• S Miller
  • R. Bartlett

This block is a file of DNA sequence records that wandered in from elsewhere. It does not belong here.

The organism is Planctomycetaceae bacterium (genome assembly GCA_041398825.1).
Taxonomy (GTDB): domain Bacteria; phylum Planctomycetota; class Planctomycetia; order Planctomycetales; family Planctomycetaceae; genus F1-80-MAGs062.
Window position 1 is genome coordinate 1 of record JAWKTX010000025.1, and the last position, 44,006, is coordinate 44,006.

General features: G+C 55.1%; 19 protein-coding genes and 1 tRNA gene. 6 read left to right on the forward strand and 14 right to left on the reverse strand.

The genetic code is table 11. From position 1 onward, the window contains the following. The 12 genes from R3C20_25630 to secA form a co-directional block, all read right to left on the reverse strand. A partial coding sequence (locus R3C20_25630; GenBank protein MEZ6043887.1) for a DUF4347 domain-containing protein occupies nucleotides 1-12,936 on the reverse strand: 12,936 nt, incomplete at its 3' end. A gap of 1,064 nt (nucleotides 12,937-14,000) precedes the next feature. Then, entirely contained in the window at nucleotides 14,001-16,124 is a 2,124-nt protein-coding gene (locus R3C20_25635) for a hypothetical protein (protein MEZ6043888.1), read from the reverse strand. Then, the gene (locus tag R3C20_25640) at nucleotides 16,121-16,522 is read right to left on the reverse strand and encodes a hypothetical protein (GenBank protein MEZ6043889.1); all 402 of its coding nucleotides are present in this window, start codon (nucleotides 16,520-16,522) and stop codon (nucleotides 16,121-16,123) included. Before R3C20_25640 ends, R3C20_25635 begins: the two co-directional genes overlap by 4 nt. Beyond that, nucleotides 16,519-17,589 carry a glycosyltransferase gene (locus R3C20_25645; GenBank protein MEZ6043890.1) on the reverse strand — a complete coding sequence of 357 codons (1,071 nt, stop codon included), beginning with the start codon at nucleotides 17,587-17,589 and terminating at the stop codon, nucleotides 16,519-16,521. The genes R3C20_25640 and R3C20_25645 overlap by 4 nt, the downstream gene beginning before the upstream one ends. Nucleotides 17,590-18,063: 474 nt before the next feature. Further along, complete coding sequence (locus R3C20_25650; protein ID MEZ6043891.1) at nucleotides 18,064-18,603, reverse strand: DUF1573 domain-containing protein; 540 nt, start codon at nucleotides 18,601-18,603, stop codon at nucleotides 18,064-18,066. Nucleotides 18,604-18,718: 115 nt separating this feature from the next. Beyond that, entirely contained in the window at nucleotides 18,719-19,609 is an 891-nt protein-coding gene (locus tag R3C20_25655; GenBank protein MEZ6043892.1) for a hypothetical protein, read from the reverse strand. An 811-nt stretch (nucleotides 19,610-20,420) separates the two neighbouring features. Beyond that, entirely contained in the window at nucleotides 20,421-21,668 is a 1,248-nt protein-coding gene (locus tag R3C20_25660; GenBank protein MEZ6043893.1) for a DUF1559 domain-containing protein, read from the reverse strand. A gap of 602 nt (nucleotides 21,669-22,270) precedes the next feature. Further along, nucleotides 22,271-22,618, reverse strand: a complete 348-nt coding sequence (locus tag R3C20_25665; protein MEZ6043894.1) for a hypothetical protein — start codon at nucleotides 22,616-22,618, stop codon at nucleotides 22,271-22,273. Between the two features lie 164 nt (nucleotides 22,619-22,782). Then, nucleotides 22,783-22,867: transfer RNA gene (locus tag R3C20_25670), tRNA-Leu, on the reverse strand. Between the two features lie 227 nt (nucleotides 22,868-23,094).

The aim of the study was to Investigateah8 relationship between shooting distance and the changes in technique employed to achieve the required release parameter values for a successful shot. Three dimensional video techniques (50 Hz) were used to obtain Images of basket ball jump shots from one of 3 distances (short range - Group 1 ; medium range - Group 2; long range - Group 3) from the basket, as performed by members of the men's quarter finalists teams at the games of the XVI Universiade In Sheffield in 1991. Fifteen sequences were digitised, beginning 20 frames prior to take-off to 10 frames post release. To facilitate analysis sequences were rotated about the ball position in the final frame so that the shot direction was parallel to one of the pre-defined orthogonal axes. Mean ball release speed was found to Increase with distance from the basket (Group 1 = 3.04+-0.65 m.s-1, Group 2 = 4.71+-0.74 m.s-1 Group 3 = 6.24+-0.80 m.s-1), the value for Group 1 being significantly (p<.Ol) different from Groups 2 and 3, whilst mean release angles were similar for all groups (Group 1 = 48.8+-10.1°, Group 2 = 47.8+-5.8°, Group 3 = 51 .9+-5.5°). The increased force necessary for the ball to reach the basket at increased shooting distance was derived from both an increase in angular velocity of the elbow joint of the shooting arm at release and an Increased vertical velocity of the centre of mass. Rotation of the hip and shoulder axes, facilitated by the forward placement of the foot on the side of the shooting arm (antero-posterior separation values - Group 1 = 0.09+-0.10 m, Group 2 = 0.18+-0.09 m, Group 3 = 0.06+-0.04 m) allowed alignment of the elbow, wrist and eye. Medio-lateral stability was promoted by separating the feet In the frontal plane. All subjects released the ball whilst airborne. Both the maximum jump height and the height of the jump at release decreased as shooting distance increased. However, release occurred closest to the peak of the jump for the medium range shots (Release to Peak; Group 1 = 0.04+-0.048s, Group 2 = -0.03+-0.087s, Group 3 = -0.084+-0.052s).